The daily Nebraskan. ([Lincoln, Neb.) 1901-current, April 25, 2000, Page 14, Image 14

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Carter-Camby
feud ugly, petty
(AP) - Jim McMahon once said the
way Mike Ditka combed his hair made
the coach’s head look like a pair of
“wing tips.” Ditka didn’t sue.
Steve Sax once said spring-training
workouts with the Los Angeles
Dodgers came with this option: Run
around the field three times or around
manager Tommy Lasorda once.
Lasorda didn’t sue, either.
Last week, Knicks forward Marcus
Camby called his old coach, Butch
Carter of Toronto, “a liar,” and Carter
sued.
Few skills serve a coach better than
learning to tell stars what they want to
hear. Carter believes that is hardly the
same thing as lying. Judging by the
damage figure in the lawsuit filed
Friday in New York Supreme Court, the
difference is $5 million.
Talk about a chilling effect: Players
and coaches taking potshots at each
other in the newspapers is practically a
rite of spring. In sports, it’s known as
“bulletin-board material,” generating
stories that bring a simmering rivalry to
a boil. But if Carter’s suit reaches trial,
the practice will be called something
else in legal circles: a license to print
money.
“Inappropriate,” NBA deputy
commissioner Russ Granik said just
before Carter’s Raptors and Camby’s
Knicks opened their playoff series on
Sunday in New York. And here’s why.
A league already alienating fans
because of too many spoiled brats can
not afford bruised feelings. After torch
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WEVE BEEN THERE.
ing Charlotte for 40 points in
Philadelphia’s playoff opener, Allen
Iverson proved he’d saved his best shots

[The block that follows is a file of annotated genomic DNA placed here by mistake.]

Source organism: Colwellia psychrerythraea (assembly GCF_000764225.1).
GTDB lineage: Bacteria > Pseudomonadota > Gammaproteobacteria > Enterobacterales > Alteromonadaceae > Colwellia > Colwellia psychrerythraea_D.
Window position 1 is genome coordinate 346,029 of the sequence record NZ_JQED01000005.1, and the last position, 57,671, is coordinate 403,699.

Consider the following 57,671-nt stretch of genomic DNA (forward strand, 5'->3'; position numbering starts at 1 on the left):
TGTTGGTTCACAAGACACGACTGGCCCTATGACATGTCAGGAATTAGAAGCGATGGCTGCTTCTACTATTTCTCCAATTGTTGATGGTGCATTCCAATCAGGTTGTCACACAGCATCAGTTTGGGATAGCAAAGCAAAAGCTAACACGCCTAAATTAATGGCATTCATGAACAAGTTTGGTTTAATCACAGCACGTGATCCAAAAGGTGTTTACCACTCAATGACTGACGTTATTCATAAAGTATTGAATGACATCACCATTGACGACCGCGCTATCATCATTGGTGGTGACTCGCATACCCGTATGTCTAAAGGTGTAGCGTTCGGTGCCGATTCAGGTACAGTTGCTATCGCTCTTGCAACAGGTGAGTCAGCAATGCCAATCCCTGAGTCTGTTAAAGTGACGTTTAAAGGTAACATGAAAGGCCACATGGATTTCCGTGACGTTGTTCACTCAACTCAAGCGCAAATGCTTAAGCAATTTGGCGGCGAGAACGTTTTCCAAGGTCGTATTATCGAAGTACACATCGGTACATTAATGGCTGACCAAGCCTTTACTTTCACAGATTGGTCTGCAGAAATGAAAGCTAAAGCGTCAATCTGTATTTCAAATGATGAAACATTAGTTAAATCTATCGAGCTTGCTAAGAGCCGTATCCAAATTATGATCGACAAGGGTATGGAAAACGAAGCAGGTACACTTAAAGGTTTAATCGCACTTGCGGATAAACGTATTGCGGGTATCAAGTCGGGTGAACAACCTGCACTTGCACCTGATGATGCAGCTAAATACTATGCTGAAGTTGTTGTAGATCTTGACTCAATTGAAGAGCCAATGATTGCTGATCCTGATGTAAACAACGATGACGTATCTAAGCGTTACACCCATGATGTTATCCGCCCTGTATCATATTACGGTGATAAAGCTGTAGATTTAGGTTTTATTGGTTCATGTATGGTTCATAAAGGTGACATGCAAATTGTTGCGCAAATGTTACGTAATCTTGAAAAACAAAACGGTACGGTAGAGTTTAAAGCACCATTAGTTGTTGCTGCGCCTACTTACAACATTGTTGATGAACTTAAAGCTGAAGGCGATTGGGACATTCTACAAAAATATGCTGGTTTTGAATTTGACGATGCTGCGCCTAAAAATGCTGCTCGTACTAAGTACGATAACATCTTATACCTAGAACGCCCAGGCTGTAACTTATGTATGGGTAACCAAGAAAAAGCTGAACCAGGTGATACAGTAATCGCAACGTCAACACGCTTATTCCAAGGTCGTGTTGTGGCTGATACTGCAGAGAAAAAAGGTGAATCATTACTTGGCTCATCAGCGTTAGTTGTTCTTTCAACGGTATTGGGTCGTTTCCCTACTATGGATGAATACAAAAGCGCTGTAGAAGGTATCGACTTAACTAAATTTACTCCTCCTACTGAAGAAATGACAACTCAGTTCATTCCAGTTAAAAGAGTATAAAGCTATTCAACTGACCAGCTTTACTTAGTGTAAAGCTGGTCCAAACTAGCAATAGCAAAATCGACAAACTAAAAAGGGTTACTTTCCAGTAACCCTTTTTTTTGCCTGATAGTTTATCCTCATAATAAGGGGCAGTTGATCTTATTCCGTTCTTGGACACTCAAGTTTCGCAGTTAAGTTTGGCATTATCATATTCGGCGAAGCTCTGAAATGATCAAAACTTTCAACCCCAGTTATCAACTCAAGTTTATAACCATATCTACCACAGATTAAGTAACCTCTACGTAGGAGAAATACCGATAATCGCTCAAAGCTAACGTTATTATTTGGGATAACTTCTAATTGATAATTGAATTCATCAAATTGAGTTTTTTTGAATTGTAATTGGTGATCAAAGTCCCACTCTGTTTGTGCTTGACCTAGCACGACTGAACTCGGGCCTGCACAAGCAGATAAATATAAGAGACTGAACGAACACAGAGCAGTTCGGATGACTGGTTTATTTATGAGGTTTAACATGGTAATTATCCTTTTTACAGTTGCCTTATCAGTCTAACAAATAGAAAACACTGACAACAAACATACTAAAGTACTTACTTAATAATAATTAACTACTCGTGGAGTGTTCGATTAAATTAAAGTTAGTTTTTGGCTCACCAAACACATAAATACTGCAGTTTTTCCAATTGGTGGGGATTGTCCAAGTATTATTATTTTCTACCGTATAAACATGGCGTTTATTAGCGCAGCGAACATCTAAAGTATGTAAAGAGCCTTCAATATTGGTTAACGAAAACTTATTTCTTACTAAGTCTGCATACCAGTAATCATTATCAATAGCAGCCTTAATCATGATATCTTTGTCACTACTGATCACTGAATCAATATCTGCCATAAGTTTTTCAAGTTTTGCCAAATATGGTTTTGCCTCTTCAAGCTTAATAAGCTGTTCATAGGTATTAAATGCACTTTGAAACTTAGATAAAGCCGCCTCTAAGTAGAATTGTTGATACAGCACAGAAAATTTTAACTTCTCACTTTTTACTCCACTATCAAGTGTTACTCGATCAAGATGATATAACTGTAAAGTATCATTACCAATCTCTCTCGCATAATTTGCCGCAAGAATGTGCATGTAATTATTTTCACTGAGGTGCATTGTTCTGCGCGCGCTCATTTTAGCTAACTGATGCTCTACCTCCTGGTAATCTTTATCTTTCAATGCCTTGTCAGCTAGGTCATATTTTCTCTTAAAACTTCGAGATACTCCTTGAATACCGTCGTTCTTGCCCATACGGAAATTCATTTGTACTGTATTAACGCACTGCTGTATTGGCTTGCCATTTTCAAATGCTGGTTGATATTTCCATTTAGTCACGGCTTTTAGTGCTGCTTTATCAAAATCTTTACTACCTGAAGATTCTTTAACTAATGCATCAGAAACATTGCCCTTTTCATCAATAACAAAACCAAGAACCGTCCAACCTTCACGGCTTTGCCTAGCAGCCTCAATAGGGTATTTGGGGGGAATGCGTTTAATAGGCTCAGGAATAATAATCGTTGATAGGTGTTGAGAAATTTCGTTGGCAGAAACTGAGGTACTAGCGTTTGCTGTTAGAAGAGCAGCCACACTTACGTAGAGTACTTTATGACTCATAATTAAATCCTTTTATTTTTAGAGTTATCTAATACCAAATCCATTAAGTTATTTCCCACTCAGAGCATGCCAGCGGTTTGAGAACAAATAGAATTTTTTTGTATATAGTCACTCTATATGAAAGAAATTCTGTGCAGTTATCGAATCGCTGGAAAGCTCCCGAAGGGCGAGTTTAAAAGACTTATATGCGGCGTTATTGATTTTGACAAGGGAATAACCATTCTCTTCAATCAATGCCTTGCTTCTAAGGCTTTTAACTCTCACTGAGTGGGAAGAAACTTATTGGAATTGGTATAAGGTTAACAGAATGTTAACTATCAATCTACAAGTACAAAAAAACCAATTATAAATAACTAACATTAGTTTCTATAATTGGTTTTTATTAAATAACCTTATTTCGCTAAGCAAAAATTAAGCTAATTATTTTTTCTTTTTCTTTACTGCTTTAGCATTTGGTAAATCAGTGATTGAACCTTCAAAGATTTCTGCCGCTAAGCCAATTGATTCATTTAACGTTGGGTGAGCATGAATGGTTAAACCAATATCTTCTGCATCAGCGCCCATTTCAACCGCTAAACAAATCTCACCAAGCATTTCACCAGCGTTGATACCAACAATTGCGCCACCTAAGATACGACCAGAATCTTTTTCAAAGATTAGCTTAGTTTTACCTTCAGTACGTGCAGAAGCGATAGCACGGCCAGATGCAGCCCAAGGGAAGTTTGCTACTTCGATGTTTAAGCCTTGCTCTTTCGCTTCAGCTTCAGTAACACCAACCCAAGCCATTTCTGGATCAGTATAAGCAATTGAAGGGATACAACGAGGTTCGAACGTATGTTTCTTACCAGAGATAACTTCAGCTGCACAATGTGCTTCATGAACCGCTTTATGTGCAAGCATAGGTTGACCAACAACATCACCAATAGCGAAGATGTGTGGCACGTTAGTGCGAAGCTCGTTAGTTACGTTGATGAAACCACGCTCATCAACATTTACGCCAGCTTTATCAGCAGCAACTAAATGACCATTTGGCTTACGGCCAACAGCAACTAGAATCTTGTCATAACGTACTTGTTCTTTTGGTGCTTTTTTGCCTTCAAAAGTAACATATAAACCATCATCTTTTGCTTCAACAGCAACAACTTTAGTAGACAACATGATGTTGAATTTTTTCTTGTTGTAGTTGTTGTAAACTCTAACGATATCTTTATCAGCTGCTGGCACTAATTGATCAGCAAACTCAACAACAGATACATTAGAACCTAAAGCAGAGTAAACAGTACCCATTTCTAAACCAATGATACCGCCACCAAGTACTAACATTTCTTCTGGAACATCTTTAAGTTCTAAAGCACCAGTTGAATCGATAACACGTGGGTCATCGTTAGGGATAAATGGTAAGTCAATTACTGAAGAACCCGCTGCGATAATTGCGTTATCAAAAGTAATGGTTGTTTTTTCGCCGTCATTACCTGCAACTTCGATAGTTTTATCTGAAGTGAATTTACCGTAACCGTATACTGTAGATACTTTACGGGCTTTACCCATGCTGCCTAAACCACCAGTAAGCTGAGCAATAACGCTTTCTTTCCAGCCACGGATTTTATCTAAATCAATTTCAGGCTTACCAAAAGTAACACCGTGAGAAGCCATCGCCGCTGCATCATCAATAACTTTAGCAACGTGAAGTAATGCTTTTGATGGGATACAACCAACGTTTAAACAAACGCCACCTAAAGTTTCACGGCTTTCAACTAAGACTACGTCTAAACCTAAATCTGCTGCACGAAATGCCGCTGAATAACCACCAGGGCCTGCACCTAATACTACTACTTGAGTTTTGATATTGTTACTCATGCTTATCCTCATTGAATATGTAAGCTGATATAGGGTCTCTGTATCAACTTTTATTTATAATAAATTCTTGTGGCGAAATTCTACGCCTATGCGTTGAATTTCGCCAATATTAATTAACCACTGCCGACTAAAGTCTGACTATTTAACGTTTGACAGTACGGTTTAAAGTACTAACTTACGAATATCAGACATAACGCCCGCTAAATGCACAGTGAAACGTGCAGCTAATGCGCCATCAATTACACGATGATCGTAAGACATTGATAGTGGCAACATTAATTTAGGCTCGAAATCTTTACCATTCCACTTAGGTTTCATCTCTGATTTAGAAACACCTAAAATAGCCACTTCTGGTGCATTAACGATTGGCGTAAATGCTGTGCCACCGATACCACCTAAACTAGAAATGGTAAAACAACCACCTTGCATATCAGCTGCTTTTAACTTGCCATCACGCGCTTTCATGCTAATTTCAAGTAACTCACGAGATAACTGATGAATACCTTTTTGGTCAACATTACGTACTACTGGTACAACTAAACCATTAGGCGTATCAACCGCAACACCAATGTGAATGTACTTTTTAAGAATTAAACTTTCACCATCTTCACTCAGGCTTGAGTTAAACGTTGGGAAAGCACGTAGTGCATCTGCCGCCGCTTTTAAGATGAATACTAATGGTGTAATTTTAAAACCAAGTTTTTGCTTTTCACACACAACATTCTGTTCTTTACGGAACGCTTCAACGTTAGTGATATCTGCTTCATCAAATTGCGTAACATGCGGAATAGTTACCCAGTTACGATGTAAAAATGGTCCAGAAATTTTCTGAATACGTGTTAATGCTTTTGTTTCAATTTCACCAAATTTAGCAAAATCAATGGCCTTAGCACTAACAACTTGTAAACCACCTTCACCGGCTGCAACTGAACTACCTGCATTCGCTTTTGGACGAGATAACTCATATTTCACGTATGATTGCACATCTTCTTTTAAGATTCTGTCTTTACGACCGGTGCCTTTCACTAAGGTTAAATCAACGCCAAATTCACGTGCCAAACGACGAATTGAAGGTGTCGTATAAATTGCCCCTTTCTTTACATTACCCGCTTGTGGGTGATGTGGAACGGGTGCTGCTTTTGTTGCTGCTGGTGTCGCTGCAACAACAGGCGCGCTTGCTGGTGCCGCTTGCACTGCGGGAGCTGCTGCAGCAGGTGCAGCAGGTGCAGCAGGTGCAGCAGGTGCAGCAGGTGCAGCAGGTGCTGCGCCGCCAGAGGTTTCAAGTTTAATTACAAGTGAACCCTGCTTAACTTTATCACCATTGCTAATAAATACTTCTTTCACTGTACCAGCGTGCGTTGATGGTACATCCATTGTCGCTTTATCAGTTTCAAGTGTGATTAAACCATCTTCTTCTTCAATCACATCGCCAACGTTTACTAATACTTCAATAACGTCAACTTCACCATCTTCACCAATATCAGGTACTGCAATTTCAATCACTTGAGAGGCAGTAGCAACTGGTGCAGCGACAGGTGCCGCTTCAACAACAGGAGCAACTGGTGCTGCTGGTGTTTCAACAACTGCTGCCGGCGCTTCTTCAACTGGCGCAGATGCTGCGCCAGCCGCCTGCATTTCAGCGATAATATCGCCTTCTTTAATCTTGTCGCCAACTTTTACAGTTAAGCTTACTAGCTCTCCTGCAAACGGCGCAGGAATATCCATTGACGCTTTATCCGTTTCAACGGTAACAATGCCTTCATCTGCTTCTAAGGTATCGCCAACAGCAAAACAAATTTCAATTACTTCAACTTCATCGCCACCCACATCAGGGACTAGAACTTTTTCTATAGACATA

for afterward.
Unhappy over some innocuous
comments by 76ers General Manager
Billy King about the need for mutual
“soul-searching” by the ballplayer and
management, Iverson said manage
ment might be searching for him on
some other team’s roster by this time
next year.
Camby used the L-word in an inter
view with a New York newspaper at
midweek, saying that just before he was
traded from the Raptors two seasons
ago, Carter told him and teammate
John Wallace they would form the cor
nerstones of the franchise.
“No one likes him, and no one
wants to play for him,” Camby went on.
“That is the kind of guy that he is.”
Carter said at first that spending
time in Canada had mellowed him to
the point where he was prepared to turn
the other cheek. A day later, though, he
filed the lawsuit in White Plains, saying
it was important to clear his name.
And then Sunday, after the Knicks
beat the poorly prepared Raptors,
Carter said the legal action had a bene
fit the rest of us never even considered:
It shifted the pressure from a first-ever
playoff appearance off his team onto his
own shoulders.
“I think I did that,” Carter said. “I
kept the media off them, but I couldn’t
keep Sprewell and Houston off of
them.”
Talk about delusions. This is like
the guy who bums down his own house
in response to an eviction notice and
calls himself unselfish. Carter could
have tacked the news clipping with
Camby’s remarks to a locker room bul
letin board, then gone about the busi
ness of getting his team ready to play.
He could have prepared Carter for
those mgged double-teams the Knicks
like to run at shooters that light them up
the way he did during the regular sea
son. Instead, the coach spent too much
time worrying about the wrong court.
Carter missed his first 12 shots as
New York raced out to a 19-point lead.
Camby managed just four points in 24
minutes, playing on a delicate right
knee. Midway through the second
quarter, Camby made consecutive
shots, glared at Coach Carter both
times and appeared to mouth an
obscenity the second time.
In a book just out, Carter accused
his old coach, Bob Knight of Indiana,
of using a racial slur. He also got into a
shouting match with George Karl, his
counterpart at Milwaukee, as the regu
lar season wound down.
“From what I hear,” Camby said, “a
lot of people are mad at him.”
Looks like it works both ways.
Jim Litke is the national sports
columnist for the Associated Press.
Write to him at jlitke.ap.org
Golfers behind
afterfirst day of
Championships
From staff reports
The Nebraska men’s golf team is
bringing up the rear at the Big 12
Championships after one day of play
at the Prairie Dunes Country Club in
Hutchinson, Kan.
The Comhuskers have a 36-hole
total of 610, seven behind 11th place
Iowa State, which is at 603, and 51
strokes behind championship leader
Oklahoma State.
NU is led by Jim Troy in 47th
place, while J.J. Sullivan and Rob
Arthur are at 154. Marty Smith and
Seth Porter are at 156. Charles
Howell of Oklahoma State is the
individual leader at 132.